Fighting in the eastern Democratic Republic of the Congo (DRC) has forced at least 11,000 people to flee to neighbouring Uganda since Sunday night, representing the largest refugee influx in a single day for more than a year, the UN refugee agency, UNHCR, said on Tuesday.
Women and children comprise the majority of those who have crossed the border to escape clashes between militia groups and the Congolese armed forces in Rutshuru Territory, in the DRC’s North Kivu province.
Rushing to escape
Shabia Mantoo, UNHCR spokesperson in Geneva, said some 8,000 asylum seekers crossed at Bunagana town, while another 3,000 came through the Kibaya border point in Kisoro district. Both locations are roughly 500 km southwest of the Ugandan capital, Kampala.
“The new arrivals told UNHCR staff that fighting was going on in the villages of Binja, Kinyarugwe and Chanzu,” she said.
“Many people came with cooking utensils, sleeping mats, clothing and livestock, gathered hurriedly as they fled. Some appear to be returning to remote areas in the border vicinity.”
UNHCR and Uganda are responding to the situation, in coordination with district and local officials. Several partners are also assisting, including the World Food Programme (WFP).
Ms. Mantoo reported that her agency has so far relocated around 500 people to the nearby Nyakabande transit centre, which can house up to 1,500 people.
Resources needed urgently
The asylum-seekers are screened for COVID-19. They are also registered and given water, food, communal shelters, blankets and other items. A system is also in place to identify and fast track people in need of emergency assistance.
Although Uganda’s borders are currently closed to asylum-seekers due to pandemic-related restrictions, Ms. Mantoo said the Government has again implemented a humanitarian exception to allow safe passage for people seeking safety, which UNHCR has commended.
“However, we are concerned that local capacity and services may be soon overwhelmed and request urgent resources to address the needs of the new arrivals,” she added.
UNHCR is seeking some $335 million this year for its operations in Uganda, which hosts more refugees than any other country in Africa. Globally, only three countries take in more refugees.
So far, only around 45 per cent of the funding has been received.
“It looks like most of them were shot in the head…”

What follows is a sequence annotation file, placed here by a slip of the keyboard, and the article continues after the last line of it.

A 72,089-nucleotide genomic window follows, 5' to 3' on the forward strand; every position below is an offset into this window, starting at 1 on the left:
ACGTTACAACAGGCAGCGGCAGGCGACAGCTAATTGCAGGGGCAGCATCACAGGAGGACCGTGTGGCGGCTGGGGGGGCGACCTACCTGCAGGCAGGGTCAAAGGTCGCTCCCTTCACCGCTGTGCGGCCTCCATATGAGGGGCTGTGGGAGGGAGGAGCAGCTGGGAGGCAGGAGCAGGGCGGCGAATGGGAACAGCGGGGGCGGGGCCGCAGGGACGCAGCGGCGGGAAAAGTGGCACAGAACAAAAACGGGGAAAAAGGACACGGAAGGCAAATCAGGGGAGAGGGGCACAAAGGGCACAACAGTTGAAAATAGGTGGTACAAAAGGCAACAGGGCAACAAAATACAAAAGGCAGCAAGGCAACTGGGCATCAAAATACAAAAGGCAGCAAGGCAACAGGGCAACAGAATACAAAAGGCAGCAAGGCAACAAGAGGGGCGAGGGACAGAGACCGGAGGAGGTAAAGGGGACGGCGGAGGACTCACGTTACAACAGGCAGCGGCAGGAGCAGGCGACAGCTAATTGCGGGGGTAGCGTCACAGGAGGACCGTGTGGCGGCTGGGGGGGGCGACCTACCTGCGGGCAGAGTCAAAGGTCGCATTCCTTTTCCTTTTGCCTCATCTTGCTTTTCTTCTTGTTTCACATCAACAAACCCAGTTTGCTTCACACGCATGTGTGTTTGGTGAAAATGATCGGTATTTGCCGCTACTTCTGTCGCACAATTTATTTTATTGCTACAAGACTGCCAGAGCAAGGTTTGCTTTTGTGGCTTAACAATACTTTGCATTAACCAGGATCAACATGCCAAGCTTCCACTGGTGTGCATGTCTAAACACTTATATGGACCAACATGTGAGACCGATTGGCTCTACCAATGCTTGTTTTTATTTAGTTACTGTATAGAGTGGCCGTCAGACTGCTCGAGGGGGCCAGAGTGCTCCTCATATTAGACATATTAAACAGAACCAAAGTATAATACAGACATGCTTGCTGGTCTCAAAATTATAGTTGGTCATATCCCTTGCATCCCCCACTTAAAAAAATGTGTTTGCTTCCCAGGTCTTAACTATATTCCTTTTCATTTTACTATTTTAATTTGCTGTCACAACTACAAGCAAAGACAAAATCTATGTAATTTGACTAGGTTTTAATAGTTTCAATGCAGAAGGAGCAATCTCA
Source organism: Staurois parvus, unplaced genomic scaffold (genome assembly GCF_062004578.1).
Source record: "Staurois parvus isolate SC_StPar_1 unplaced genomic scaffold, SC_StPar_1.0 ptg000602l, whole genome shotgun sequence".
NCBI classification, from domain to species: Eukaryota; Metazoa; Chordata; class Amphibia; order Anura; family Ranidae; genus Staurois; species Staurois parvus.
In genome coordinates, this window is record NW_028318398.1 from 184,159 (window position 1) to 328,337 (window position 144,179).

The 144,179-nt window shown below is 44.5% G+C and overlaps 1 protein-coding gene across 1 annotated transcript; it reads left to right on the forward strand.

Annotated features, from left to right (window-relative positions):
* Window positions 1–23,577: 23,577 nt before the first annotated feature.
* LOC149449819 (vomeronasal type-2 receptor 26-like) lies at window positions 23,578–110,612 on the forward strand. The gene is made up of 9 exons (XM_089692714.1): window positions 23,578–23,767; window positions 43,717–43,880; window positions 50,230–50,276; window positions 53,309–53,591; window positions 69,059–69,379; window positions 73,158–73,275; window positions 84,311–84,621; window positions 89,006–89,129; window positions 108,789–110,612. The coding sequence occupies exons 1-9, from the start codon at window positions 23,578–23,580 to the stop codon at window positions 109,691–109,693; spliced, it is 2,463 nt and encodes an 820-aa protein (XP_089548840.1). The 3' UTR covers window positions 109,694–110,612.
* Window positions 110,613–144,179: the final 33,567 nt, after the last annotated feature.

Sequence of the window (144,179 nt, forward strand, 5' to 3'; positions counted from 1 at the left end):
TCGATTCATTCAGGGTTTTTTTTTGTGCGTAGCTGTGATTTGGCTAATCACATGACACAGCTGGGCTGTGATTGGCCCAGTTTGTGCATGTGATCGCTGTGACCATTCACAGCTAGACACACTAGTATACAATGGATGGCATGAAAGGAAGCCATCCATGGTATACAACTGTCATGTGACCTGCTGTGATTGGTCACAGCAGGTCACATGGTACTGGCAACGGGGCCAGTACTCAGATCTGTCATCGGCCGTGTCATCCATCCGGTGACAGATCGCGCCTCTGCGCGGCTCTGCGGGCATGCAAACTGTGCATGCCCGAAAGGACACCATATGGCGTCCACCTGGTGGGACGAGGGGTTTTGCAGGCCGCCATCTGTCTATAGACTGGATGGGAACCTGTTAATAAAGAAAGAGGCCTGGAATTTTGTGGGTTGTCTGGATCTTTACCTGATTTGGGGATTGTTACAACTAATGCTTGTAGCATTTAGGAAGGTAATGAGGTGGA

“The New York Times” confirmed the location of the farmhouse by comparing the aerial video of the episode with satellite imagery of Makiivka, Luhansk. A series of videos that surfaced on social media last week has ignited a debate over whether Ukrainian forces committed war crimes as they tried to capture a group of Russian soldiers who were then killed.
The videos show the grisly before-and-after scenes of the encounter earlier this month, in which at least 11 Russians, most of whom are seen lying on the ground (photo), appear to have been shot dead at close range.
The videos, detailed below and whose authenticity has been verified by “The New York Times”, offer a rare look into one gruesome moment among many in the war.
The videos were first circulated by Ukrainian news and social media channels that used them to laud the military prowess of their armed forces and publicize their heroic retaking of territory lost to Russia early in the war.
In Russia, however, the videos prompted a fierce response among Russian commentators, who urged the government to seek an international investigation.
“We are aware of the videos, and we are looking into them,” Marta Hurtado, a spokeswoman for the U.N. Human Rights Office, told Reuters. “Allegations of summary executions of people hors de combat should be promptly, fully and effectively investigated, and any perpetrators held to account.”
Under international law, the French term “hors de combat” refers to people who are “outside of combat” because of their surrender, being unarmed, unconscious or otherwise unable to defend themselves.
“It looks like most of them were shot in the head,” Dr. Rohini Haar, a forensic expert and faculty member at the University of California at Berkeley’s School of Public Health, said in an interview. “There are pools of blood. That indicates that they were just left there dead. There appears to have been no effort to pick them up or help them.”
Dr. Haar noted that when they surrendered, the Russian soldiers had been lying down, apparently unarmed, with their arms outstretched or behind their heads. “They’re considered hors de combat, or noncombatants — effectively prisoners of war,” Dr. Haar said.